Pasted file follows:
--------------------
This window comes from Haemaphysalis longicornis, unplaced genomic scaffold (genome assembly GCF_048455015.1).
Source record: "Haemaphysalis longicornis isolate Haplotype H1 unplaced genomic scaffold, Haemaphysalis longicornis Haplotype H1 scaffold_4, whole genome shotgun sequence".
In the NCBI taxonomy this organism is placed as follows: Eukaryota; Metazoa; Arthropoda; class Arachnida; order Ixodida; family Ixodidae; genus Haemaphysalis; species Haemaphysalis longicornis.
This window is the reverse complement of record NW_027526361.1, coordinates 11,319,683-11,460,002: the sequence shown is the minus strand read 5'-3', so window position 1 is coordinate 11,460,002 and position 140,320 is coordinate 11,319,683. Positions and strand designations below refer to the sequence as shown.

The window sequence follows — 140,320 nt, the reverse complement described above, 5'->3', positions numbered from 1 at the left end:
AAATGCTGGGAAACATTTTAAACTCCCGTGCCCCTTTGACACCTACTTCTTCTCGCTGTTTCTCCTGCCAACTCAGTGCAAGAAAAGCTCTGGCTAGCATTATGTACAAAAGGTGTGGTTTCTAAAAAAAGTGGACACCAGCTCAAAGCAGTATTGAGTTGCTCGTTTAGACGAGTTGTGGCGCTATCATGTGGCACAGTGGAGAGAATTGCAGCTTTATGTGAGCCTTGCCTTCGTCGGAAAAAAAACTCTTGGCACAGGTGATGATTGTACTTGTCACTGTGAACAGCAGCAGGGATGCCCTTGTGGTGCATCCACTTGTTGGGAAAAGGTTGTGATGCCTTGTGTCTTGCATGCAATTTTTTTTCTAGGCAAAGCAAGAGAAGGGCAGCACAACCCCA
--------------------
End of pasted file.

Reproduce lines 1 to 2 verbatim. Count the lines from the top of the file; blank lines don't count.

This window comes from Haemaphysalis longicornis, unplaced genomic scaffold (genome assembly GCF_048455015.1).
Source record: "Haemaphysalis longicornis isolate Haplotype H1 unplaced genomic scaffold, Haemaphysalis longicornis Haplotype H1 scaffold_4, whole genome shotgun sequence".